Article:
Macs are praised for their user-friendliness, thorough user experience design and optimization. However even Apple computers have their moments when you can’t help but feel the need for explanation.
Somewhere at the top of the burning questions list is Storage. At times, you can’t even tell what takes up the space on your Mac and what do you need to delete to claim it back. System, Other, Purgeable types of storage — what are they, and more importantly, how do you clear them? Let’s get this figured out.
There have been incidents when System Storage started taking obnoxious chunks of space. Unfortunately, you can’t tell what really takes the space judging from the info provided by OS X storage tool.
It could be anything from local Time Machine backups going bananas to Spotlight indexing misbehaving and everything in between. There is no exhaustive list of what is considered System storage too. At least it is not provided by the folks at Apple. Typically, it’s all the OS X-generated files, like system logs, caches, backups (both macOS and iOS) etc.
If you are looking to get a detailed peek into your system files, you should look into third-party tools like OmniDiskSweeper or Disk Inventory X. Both are free.
Another thing worth mentioning is the fact that you might not even need to delete anything to make free space on your disk. Technically, you are not getting any more storage, as it may simply be the problem with Spotlight indexing that fails to provide accurate information regarding the free space on your drive.
To start reindexing, go to System Preferences > Spotlight and switch to Privacy tab. Next, hit ’+’ and add your drive to the list of folders you want to prevent from indexing. Reboot your Mac. Lastly, head back over to Spotlight settings and this time remove your drive from the Privacy list. This will launch Spotlight indexing which may temporary slow down your Mac until it the process is completed. Upon completion you should see a more accurate up-to-date information about your storage.
For those of you whose storage problems won’t get solved by reindexing — download MacFly Pro to sweep your system from unwanted files. Head to Cleanup section after launching the app, select System and hit ’Scan’. Once that’s done, click Review files to choose what you want to remove, and then ’Clean’.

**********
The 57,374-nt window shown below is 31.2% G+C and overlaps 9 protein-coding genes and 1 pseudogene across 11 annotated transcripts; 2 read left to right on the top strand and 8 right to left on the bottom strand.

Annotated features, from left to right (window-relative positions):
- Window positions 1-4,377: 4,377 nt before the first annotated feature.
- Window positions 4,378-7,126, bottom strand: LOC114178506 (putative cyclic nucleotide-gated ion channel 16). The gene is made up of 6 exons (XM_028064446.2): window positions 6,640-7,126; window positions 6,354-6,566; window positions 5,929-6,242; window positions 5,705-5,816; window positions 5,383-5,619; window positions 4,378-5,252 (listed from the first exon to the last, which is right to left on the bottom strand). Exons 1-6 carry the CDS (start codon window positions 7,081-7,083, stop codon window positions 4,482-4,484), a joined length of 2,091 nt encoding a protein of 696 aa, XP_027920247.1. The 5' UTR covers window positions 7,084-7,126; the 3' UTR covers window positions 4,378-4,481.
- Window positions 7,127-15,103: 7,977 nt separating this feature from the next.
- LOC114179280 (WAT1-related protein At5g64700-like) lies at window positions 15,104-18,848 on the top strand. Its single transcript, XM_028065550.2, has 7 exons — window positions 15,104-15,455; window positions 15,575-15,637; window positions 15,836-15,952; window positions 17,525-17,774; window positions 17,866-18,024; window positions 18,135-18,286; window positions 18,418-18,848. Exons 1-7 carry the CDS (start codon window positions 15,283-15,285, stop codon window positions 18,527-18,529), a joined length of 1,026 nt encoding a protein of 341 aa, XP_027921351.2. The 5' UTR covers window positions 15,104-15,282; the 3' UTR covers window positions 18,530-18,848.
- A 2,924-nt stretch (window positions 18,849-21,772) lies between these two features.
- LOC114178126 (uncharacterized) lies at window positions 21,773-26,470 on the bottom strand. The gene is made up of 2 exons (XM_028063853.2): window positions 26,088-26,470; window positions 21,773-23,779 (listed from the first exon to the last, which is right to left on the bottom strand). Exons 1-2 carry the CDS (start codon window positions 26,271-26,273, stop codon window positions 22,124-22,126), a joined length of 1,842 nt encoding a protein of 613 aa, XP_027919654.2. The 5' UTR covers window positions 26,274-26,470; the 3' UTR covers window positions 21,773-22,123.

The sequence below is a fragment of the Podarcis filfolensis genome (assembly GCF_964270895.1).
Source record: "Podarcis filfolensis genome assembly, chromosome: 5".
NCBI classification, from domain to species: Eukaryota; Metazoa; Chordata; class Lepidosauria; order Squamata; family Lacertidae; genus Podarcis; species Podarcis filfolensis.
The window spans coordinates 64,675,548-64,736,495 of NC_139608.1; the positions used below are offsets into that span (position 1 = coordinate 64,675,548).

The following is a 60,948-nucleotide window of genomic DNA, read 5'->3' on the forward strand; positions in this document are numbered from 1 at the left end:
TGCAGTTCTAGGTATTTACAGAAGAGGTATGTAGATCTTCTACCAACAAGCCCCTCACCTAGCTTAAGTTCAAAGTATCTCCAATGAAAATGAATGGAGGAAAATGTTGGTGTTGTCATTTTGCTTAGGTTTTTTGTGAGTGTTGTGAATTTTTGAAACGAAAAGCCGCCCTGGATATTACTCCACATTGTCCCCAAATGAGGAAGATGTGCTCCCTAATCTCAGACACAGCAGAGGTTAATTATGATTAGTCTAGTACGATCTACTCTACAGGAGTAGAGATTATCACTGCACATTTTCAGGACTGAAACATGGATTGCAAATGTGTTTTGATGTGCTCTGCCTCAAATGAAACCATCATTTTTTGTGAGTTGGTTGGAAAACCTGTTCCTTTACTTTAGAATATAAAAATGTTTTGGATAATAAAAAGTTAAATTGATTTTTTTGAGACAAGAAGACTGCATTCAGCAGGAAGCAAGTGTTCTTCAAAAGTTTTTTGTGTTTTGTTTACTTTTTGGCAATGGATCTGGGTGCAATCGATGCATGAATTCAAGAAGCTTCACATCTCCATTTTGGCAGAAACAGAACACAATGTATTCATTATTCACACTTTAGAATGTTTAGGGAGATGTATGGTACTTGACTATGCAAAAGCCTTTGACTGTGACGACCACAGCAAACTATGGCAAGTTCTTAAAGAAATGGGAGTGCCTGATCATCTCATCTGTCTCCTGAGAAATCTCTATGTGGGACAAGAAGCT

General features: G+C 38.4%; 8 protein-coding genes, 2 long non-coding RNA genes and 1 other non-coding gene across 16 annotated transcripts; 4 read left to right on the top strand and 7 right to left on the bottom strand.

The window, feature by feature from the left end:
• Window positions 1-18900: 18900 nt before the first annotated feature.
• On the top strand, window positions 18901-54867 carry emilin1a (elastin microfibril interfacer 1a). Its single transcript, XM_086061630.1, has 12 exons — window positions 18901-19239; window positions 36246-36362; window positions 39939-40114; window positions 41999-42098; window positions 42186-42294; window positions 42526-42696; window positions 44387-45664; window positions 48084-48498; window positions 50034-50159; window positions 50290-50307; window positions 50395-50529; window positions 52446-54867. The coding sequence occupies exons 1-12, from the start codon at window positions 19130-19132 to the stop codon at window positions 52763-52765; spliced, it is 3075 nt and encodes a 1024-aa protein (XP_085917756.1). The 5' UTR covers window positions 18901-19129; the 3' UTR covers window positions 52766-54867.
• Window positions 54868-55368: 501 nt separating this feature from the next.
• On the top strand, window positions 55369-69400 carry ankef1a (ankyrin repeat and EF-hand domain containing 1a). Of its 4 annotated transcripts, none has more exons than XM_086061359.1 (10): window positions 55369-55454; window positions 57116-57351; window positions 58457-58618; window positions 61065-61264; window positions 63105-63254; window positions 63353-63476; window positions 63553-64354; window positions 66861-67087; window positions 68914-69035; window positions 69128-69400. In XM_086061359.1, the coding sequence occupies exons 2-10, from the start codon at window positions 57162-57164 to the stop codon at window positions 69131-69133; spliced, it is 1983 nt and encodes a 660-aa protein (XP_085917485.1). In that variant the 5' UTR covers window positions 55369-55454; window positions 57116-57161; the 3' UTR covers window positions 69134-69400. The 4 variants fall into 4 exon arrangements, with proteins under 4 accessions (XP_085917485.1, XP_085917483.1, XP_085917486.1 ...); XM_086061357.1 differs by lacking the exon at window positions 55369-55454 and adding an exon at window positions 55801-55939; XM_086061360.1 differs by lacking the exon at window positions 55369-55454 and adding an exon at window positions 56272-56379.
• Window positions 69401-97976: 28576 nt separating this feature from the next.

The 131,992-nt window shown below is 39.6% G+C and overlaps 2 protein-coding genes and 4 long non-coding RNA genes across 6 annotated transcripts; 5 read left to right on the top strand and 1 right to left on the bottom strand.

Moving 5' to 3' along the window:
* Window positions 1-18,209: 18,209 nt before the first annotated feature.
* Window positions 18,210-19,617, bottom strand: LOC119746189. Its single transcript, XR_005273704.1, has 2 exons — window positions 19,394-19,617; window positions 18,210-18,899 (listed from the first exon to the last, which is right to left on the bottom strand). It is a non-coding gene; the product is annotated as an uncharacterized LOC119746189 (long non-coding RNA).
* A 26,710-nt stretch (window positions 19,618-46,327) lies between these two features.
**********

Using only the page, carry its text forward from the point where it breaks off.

Other storage is by far the most confusing of the bunch. The only explanation provided by Apple regarding Other files is that these are the files “that your Mac doesn't recognize as belonging to any other category”. This explanation obviously leaves a lot of room for additional interpretation. Plug-ins, extensions, files within disk images, archives, virtual machine hard drive, Windows Boot Camp partitions, etc. are all up there with the files that OS X, supposedly, considers as Other.
Fortunately, macOS Sierra and above do a better job of classifying such files through Storage Management tool. On the contrary, the tool doesn’t do well at cleanup of those files.
Manually locating and cleaning files that OS X considers to be “Other” is painstakingly time-consuming. Using third-party tools, however, makes the process a lot less frustrating. With MacFly Pro you can free up major space on your drive without breaking a sweat. From the Smart Assistant tab, run an exhaustive system-wise scan to get an overview of files that can be safely purged from your system.
Another thing you should do is check your Downloads folder or any other directory that your downloads default to. Such folders are a hub for ‘Other’ files that you tend to forget about. Revisit and remove unneeded dmgs, archives, etc.
Purgeable Storage is something you will start seeing after you have enabled Optimize Storage option. What it means is that when your MacBook runs low on free disk space it will start automatically deleting watched iTunes movies and TV series episodes.
And while we're on the topic of native Mac optimization — don't enable the Store in iCloud feature unless you want to pay for the storage plan of at least 200 gigs. If free 5GBs of space is all you've got, then you'll run into the iCloud storage is full message in no time.
In other words, it’s the storage that can be made available automatically. Note, that all purgeable files can be downloaded again on your demand. There is no real need for tips on how to erase purgeable storage on Mac, as it is done automatically. Yet, if you are the type of person who prefers doing it manually, you can open iTunes and go to Movies Library to remove films you have already watched or no longer plan on watching.
These are just a few tips that will set you on the right path to a better understanding of what’s going on with your Mac’s storage. Whether you’re looking to cleanup your startup disk or maintain it that way — MacFly Pro is your go-to assistant.